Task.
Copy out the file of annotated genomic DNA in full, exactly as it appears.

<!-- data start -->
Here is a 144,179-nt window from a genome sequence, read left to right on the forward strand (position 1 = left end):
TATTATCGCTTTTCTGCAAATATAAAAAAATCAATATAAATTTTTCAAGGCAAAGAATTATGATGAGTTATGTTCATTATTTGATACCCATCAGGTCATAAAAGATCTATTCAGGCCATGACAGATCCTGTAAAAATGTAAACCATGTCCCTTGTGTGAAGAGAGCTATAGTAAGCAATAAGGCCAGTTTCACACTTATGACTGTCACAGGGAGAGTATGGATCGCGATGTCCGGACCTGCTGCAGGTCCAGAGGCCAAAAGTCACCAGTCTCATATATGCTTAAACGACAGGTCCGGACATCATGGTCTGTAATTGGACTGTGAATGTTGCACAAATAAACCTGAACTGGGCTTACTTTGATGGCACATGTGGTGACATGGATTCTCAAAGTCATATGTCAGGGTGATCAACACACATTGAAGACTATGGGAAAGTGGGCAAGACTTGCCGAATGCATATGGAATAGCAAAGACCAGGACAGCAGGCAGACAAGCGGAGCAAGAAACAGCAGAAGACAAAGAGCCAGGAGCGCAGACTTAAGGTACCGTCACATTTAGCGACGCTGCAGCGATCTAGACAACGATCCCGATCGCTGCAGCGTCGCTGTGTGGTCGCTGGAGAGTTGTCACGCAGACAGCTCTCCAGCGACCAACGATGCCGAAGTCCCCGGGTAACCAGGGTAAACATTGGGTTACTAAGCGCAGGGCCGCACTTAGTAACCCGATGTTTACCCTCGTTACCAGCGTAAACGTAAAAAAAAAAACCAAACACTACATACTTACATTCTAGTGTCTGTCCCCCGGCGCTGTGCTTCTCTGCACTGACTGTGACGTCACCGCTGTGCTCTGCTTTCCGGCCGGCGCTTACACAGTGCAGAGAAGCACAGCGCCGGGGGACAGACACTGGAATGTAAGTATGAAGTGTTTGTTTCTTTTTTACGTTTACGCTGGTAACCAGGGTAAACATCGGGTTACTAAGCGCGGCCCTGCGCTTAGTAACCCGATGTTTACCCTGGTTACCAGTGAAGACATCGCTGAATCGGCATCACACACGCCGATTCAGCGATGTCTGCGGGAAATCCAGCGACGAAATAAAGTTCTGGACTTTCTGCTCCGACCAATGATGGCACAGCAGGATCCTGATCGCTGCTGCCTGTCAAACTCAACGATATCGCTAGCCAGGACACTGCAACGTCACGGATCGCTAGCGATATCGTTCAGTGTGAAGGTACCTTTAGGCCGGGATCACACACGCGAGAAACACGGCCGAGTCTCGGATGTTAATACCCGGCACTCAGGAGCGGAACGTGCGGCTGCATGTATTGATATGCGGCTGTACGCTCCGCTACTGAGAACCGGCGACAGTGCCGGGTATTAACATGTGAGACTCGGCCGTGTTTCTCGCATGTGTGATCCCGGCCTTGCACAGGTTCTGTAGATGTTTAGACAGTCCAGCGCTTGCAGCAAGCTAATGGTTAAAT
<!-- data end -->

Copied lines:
Here is a 144,179-nt window from a genome sequence, read left to right on the forward strand (position 1 = left end):
TATTATCGCTTTTCTGCAAATATAAAAAAATCAATATAAATTTTTCAAGGCAAAGAATTATGATGAGTTATGTTCATTATTTGATACCCATCAGGTCATAAAAGATCTATTCAGGCCATGACAGATCCTGTAAAAATGTAAACCATGTCCCTTGTGTGAAGAGAGCTATAGTAAGCAATAAGGCCAGTTTCACACTTATGACTGTCACAGGGAGAGTATGGATCGCGATGTCCGGACCTGCTGCAGGTCCAGAGGCCAAAAGTCACCAGTCTCATATATGCTTAAACGACAGGTCCGGACATCATGGTCTGTAATTGGACTGTGAATGTTGCACAAATAAACCTGAACTGGGCTTACTTTGATGGCACATGTGGTGACATGGATTCTCAAAGTCATATGTCAGGGTGATCAACACACATTGAAGACTATGGGAAAGTGGGCAAGACTTGCCGAATGCATATGGAATAGCAAAGACCAGGACAGCAGGCAGACAAGCGGAGCAAGAAACAGCAGAAGACAAAGAGCCAGGAGCGCAGACTTAAGGTACCGTCACATTTAGCGACGCTGCAGCGATCTAGACAACGATCCCGATCGCTGCAGCGTCGCTGTGTGGTCGCTGGAGAGTTGTCACGCAGACAGCTCTCCAGCGACCAACGATGCCGAAGTCCCCGGGTAACCAGGGTAAACATTGGGTTACTAAGCGCAGGGCCGCACTTAGTAACCCGATGTTTACCCTCGTTACCAGCGTAAACGTAAAAAAAAAAACCAAACACTACATACTTACATTCTAGTGTCTGTCCCCCGGCGCTGTGCTTCTCTGCACTGACTGTGACGTCACCGCTGTGCTCTGCTTTCCGGCCGGCGCTTACACAGTGCAGAGAAGCACAGCGCCGGGGGACAGACACTGGAATGTAAGTATGAAGTGTTTGTTTCTTTTTTACGTTTACGCTGGTAACCAGGGTAAACATCGGGTTACTAAGCGCGGCCCTGCGCTTAGTAACCCGATGTTTACCCTGGTTACCAGTGAAGACATCGCTGAATCGGCATCACACACGCCGATTCAGCGATGTCTGCGGGAAATCCAGCGACGAAATAAAGTTCTGGACTTTCTGCTCCGACCAATGATGGCACAGCAGGATCCTGATCGCTGCTGCCTGTCAAACTCAACGATATCGCTAGCCAGGACACTGCAACGTCACGGATCGCTAGCGATATCGTTCAGTGTGAAGGTACCTTTAGGCCGGGATCACACACGCGAGAAACACGGCCGAGTCTCGGATGTTAATACCCGGCACTCAGGAGCGGAACGTGCGGCTGCATGTATTGATATGCGGCTGTACGCTCCGCTACTGAGAACCGGCGACAGTGCCGGGTATTAACATGTGAGACTCGGCCGTGTTTCTCGCATGTGTGATCCCGGCCTTGCACAGGTTCTGTAGATGTTTAGACAGTCCAGCGCTTGCAGCAAGCTAATGGTTAAAT